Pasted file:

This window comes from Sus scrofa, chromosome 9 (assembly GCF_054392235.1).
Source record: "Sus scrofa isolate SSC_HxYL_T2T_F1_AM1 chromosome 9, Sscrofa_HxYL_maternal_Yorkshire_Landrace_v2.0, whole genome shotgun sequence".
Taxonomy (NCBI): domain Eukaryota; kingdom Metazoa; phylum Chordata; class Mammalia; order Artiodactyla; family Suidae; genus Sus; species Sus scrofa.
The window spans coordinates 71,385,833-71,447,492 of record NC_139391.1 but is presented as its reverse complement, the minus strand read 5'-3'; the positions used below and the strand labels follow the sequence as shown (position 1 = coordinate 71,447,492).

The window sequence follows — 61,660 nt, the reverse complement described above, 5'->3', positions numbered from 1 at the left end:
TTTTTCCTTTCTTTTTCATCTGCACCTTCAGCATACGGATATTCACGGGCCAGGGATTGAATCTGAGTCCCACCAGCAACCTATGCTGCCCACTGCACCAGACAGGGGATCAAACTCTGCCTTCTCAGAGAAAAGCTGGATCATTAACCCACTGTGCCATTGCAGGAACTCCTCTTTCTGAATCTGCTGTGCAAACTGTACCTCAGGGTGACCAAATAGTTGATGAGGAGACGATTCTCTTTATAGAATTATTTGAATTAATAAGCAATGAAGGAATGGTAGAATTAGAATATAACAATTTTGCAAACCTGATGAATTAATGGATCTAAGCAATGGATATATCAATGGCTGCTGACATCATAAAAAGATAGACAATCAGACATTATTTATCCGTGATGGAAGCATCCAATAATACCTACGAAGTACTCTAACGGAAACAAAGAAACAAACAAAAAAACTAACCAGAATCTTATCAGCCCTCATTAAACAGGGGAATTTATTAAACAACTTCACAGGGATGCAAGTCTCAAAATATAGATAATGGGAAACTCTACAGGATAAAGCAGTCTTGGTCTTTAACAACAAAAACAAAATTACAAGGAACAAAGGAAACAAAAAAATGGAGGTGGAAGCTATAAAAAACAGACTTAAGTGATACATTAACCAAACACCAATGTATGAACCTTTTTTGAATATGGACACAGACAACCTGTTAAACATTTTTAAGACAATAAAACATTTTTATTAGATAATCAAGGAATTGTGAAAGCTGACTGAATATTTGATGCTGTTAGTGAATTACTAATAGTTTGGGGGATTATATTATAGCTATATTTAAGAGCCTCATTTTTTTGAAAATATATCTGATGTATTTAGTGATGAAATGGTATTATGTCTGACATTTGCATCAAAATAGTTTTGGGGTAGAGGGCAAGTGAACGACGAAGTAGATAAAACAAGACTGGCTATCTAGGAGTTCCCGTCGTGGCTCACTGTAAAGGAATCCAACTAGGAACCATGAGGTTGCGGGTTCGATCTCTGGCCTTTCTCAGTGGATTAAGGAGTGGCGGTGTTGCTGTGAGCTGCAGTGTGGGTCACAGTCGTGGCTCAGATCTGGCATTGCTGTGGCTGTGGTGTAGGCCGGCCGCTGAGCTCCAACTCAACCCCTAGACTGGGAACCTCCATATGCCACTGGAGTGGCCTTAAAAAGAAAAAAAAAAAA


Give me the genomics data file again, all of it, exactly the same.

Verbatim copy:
This window comes from Sus scrofa, chromosome 9 (assembly GCF_054392235.1).
Source record: "Sus scrofa isolate SSC_HxYL_T2T_F1_AM1 chromosome 9, Sscrofa_HxYL_maternal_Yorkshire_Landrace_v2.0, whole genome shotgun sequence".
Taxonomy (NCBI): domain Eukaryota; kingdom Metazoa; phylum Chordata; class Mammalia; order Artiodactyla; family Suidae; genus Sus; species Sus scrofa.
The window spans coordinates 71,385,833-71,447,492 of record NC_139391.1 but is presented as its reverse complement, the minus strand read 5'-3'; the positions used below and the strand labels follow the sequence as shown (position 1 = coordinate 71,447,492).

The window sequence follows — 61,660 nt, the reverse complement described above, 5'->3', positions numbered from 1 at the left end:
TTTTTCCTTTCTTTTTCATCTGCACCTTCAGCATACGGATATTCACGGGCCAGGGATTGAATCTGAGTCCCACCAGCAACCTATGCTGCCCACTGCACCAGACAGGGGATCAAACTCTGCCTTCTCAGAGAAAAGCTGGATCATTAACCCACTGTGCCATTGCAGGAACTCCTCTTTCTGAATCTGCTGTGCAAACTGTACCTCAGGGTGACCAAATAGTTGATGAGGAGACGATTCTCTTTATAGAATTATTTGAATTAATAAGCAATGAAGGAATGGTAGAATTAGAATATAACAATTTTGCAAACCTGATGAATTAATGGATCTAAGCAATGGATATATCAATGGCTGCTGACATCATAAAAAGATAGACAATCAGACATTATTTATCCGTGATGGAAGCATCCAATAATACCTACGAAGTACTCTAACGGAAACAAAGAAACAAACAAAAAAACTAACCAGAATCTTATCAGCCCTCATTAAACAGGGGAATTTATTAAACAACTTCACAGGGATGCAAGTCTCAAAATATAGATAATGGGAAACTCTACAGGATAAAGCAGTCTTGGTCTTTAACAACAAAAACAAAATTACAAGGAACAAAGGAAACAAAAAAATGGAGGTGGAAGCTATAAAAAACAGACTTAAGTGATACATTAACCAAACACCAATGTATGAACCTTTTTTGAATATGGACACAGACAACCTGTTAAACATTTTTAAGACAATAAAACATTTTTATTAGATAATCAAGGAATTGTGAAAGCTGACTGAATATTTGATGCTGTTAGTGAATTACTAATAGTTTGGGGGATTATATTATAGCTATATTTAAGAGCCTCATTTTTTTGAAAATATATCTGATGTATTTAGTGATGAAATGGTATTATGTCTGACATTTGCATCAAAATAGTTTTGGGGTAGAGGGCAAGTGAACGACGAAGTAGATAAAACAAGACTGGCTATCTAGGAGTTCCCGTCGTGGCTCACTGTAAAGGAATCCAACTAGGAACCATGAGGTTGCGGGTTCGATCTCTGGCCTTTCTCAGTGGATTAAGGAGTGGCGGTGTTGCTGTGAGCTGCAGTGTGGGTCACAGTCGTGGCTCAGATCTGGCATTGCTGTGGCTGTGGTGTAGGCCGGCCGCTGAGCTCCAACTCAACCCCTAGACTGGGAACCTCCATATGCCACTGGAGTGGCCTTAAAAAGAAAAAAAAAAAA